- Natural Stone
- Porcelain Tile
- Ceramic Tile
- Glass Tile
- Engineered Stone
- Other Materials
Basalt is a volcanic stone that has been used in architecture for centuries. Basaltina, one of the premium basalts in Stone Source's catalog of materials, has a particularly rich history. It is quarried near Rome and was used by the ancient Romans to build roads and monuments. Examples of its uses in architecture can still be seen still today. Basalts are rich in magnesium, feldspar, pyroxene and iron, with hints of olivine and amphibole; all of which are siliceous materials similar to those in a granite. Although Basalts boast the durability of a granite, they tend to have the consistent coloration, markings and subtlety of a limestone.
Geology of Basalt
A volcanic (igneous) stone that has been used in architecture for centuries and is thought to be one of the main components of oceanic crust. The fissures and small holes in the surface are evidence of the earth’s natural gasses flowing through and escaping from the stone. Basalts are rich in magnesium, feldspar, pyroxene and iron, with hints of olivine and amphibole; all of which are siliceous materials similar to those in a granite.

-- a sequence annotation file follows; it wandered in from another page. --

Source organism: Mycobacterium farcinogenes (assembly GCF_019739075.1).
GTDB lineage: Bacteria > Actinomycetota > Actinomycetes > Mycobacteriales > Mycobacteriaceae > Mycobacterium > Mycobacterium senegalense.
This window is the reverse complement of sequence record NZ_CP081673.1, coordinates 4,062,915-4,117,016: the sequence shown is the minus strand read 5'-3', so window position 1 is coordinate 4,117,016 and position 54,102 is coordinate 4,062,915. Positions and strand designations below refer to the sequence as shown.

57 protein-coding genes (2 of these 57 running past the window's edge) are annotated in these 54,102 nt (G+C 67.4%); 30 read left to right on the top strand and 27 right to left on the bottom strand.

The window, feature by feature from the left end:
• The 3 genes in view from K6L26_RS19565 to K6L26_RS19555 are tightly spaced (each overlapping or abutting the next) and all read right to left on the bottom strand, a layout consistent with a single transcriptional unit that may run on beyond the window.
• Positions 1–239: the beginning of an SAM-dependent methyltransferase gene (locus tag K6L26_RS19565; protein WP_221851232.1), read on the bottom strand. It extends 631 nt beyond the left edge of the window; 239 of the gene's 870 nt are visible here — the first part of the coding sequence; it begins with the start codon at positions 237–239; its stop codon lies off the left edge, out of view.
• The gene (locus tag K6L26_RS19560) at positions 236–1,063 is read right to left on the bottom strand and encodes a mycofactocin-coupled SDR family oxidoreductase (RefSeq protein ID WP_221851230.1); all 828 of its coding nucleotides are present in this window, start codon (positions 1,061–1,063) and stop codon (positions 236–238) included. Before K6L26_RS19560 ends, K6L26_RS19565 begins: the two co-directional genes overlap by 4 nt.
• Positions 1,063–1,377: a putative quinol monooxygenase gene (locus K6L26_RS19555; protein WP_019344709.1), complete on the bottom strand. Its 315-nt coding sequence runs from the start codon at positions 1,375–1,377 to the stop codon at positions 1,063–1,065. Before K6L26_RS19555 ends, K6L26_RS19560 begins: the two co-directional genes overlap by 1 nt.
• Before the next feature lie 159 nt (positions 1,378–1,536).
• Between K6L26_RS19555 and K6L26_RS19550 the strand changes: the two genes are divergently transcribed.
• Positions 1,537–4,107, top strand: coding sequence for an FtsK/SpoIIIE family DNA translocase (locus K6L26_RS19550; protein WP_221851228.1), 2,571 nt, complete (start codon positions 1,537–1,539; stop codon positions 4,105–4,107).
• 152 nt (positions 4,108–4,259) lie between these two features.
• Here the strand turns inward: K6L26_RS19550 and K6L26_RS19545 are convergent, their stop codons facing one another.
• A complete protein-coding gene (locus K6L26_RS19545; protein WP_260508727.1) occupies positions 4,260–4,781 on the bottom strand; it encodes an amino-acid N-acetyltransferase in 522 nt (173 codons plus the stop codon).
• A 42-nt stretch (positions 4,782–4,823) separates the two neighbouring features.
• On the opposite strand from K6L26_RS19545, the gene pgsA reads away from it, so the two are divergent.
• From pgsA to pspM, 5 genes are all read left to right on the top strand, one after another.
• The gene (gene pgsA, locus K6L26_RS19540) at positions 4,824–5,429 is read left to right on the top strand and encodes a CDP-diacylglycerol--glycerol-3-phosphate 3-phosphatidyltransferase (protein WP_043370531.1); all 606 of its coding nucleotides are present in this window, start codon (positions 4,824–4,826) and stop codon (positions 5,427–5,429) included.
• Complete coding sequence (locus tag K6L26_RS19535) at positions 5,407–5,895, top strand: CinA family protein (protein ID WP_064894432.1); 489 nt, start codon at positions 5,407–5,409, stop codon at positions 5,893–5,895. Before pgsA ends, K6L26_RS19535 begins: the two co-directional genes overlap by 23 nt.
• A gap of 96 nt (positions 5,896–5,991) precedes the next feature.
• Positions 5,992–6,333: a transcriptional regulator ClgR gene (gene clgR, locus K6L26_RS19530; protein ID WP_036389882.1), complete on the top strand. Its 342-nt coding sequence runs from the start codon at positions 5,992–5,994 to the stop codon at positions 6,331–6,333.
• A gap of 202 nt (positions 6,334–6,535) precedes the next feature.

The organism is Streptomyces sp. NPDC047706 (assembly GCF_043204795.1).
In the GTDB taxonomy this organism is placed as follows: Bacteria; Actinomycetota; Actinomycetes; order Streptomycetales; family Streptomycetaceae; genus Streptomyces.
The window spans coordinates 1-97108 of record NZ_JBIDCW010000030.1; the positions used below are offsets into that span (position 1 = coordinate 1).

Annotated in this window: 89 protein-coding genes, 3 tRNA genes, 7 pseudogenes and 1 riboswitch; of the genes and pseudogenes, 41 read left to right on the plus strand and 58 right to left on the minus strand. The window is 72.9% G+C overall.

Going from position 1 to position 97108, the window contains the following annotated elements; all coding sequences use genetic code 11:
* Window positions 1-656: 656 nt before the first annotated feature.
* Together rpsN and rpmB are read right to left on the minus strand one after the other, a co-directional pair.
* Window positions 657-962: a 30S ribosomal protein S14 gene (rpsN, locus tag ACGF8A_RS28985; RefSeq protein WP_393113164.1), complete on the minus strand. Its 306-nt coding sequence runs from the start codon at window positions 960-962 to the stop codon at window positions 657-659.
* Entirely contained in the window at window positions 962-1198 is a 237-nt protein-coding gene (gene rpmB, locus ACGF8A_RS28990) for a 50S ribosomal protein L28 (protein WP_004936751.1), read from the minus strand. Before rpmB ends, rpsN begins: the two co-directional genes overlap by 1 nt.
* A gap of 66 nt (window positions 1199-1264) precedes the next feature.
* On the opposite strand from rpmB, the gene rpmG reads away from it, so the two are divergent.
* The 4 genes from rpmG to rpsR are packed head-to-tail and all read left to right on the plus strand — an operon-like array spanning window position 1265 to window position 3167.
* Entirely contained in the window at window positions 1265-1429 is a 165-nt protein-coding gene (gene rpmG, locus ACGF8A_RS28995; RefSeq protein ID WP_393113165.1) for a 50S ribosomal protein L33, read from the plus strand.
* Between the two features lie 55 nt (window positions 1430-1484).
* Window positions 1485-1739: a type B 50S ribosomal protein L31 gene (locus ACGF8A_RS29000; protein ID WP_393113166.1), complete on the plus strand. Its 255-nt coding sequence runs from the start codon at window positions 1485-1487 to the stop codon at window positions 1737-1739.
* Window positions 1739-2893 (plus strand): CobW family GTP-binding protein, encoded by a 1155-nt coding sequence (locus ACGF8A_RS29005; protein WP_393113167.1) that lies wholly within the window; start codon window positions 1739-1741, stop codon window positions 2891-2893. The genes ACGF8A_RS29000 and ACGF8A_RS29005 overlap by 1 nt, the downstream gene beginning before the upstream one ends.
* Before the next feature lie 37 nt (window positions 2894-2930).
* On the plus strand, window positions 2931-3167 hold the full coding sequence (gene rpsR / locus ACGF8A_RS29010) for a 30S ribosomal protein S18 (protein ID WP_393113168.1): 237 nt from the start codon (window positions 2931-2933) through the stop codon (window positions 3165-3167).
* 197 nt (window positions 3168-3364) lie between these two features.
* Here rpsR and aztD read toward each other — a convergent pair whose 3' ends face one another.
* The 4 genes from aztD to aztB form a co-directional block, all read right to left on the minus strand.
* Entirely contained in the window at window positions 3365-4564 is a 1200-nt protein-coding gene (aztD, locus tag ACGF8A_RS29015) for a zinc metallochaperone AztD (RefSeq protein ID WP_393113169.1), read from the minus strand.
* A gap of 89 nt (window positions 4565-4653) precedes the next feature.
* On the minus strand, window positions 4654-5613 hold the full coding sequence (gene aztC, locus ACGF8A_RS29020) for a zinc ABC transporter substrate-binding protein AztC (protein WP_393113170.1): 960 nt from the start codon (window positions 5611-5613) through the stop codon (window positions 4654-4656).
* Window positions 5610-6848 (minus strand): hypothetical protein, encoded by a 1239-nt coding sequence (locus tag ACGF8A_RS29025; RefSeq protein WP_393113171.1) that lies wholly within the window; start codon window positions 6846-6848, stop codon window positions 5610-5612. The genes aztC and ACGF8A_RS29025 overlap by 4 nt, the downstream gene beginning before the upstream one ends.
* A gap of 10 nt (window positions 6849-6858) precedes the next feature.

Basalt is a porous material with naturally-occurring holes that may remain unfilled or be factory-filled with resin or cement. Basalt will stain when exposed to oil and highly-pigmented liquids.
Care + Maintenance Tips
- Do not use resin-filled material outside, as the resin will discolor over time. Choose cement-filled or unfilled materials as an alternative.
- Always seal this material prior to grouting or use.
- Always use a grout that is similar in color to the stone to avoid a picture-frame effect.
- To reduce the appearance of staining in kitchen countertop applications, always wipe up spills immediately. Oil and highly-pigmented liquids can penetrate and stain the stone and may need poultice to remove the stain.